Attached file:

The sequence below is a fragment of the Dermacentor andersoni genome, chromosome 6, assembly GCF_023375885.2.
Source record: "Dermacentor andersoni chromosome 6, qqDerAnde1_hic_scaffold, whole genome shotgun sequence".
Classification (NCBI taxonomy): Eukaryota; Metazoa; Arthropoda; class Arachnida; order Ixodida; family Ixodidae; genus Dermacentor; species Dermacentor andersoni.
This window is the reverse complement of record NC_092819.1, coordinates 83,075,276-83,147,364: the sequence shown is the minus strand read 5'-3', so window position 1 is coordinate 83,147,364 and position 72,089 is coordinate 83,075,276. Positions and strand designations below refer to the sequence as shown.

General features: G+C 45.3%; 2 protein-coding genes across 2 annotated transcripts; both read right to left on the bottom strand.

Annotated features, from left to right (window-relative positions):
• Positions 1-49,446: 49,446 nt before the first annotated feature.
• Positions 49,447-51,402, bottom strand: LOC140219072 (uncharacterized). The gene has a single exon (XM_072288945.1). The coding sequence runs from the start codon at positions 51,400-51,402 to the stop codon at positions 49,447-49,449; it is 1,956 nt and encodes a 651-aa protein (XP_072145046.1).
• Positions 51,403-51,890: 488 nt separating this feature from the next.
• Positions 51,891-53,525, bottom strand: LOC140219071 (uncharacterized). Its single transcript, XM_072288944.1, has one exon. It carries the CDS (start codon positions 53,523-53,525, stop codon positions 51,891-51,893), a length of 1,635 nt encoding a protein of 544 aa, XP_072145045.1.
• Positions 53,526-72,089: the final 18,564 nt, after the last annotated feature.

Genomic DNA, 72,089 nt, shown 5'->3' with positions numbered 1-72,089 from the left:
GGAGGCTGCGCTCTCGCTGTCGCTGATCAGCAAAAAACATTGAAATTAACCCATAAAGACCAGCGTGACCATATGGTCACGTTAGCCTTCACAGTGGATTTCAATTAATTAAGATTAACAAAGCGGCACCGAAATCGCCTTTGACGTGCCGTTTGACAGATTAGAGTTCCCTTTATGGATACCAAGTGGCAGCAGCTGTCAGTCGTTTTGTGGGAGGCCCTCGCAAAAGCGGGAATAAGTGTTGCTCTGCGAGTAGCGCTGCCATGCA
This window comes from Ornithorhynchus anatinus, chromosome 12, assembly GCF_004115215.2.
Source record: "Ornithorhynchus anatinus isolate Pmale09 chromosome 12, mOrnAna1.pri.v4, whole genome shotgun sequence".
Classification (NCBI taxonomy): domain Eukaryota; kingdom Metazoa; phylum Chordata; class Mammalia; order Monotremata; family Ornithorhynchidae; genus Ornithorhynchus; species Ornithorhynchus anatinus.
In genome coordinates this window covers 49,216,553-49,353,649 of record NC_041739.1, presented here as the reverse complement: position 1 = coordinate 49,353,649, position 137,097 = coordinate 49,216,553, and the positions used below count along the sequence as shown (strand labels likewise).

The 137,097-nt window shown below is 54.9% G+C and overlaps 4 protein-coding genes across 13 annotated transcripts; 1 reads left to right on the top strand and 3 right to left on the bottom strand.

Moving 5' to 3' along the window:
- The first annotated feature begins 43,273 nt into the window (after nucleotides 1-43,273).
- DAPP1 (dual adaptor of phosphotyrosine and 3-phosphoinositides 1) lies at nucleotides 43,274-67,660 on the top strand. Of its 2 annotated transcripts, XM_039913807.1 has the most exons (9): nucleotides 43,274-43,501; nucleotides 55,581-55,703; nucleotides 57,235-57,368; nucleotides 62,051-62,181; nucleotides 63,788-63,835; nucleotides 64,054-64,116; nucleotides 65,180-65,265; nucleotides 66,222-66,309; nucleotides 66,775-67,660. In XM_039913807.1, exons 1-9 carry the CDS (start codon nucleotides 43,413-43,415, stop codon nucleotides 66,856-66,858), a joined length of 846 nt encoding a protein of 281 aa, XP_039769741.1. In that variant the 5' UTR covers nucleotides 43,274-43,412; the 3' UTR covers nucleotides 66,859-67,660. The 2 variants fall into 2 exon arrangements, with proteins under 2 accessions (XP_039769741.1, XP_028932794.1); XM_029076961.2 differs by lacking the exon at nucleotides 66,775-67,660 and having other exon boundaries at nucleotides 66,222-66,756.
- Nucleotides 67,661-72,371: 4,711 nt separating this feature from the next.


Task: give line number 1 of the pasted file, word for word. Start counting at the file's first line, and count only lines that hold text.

The sequence below is a fragment of the Dermacentor andersoni genome, chromosome 6, assembly GCF_023375885.2.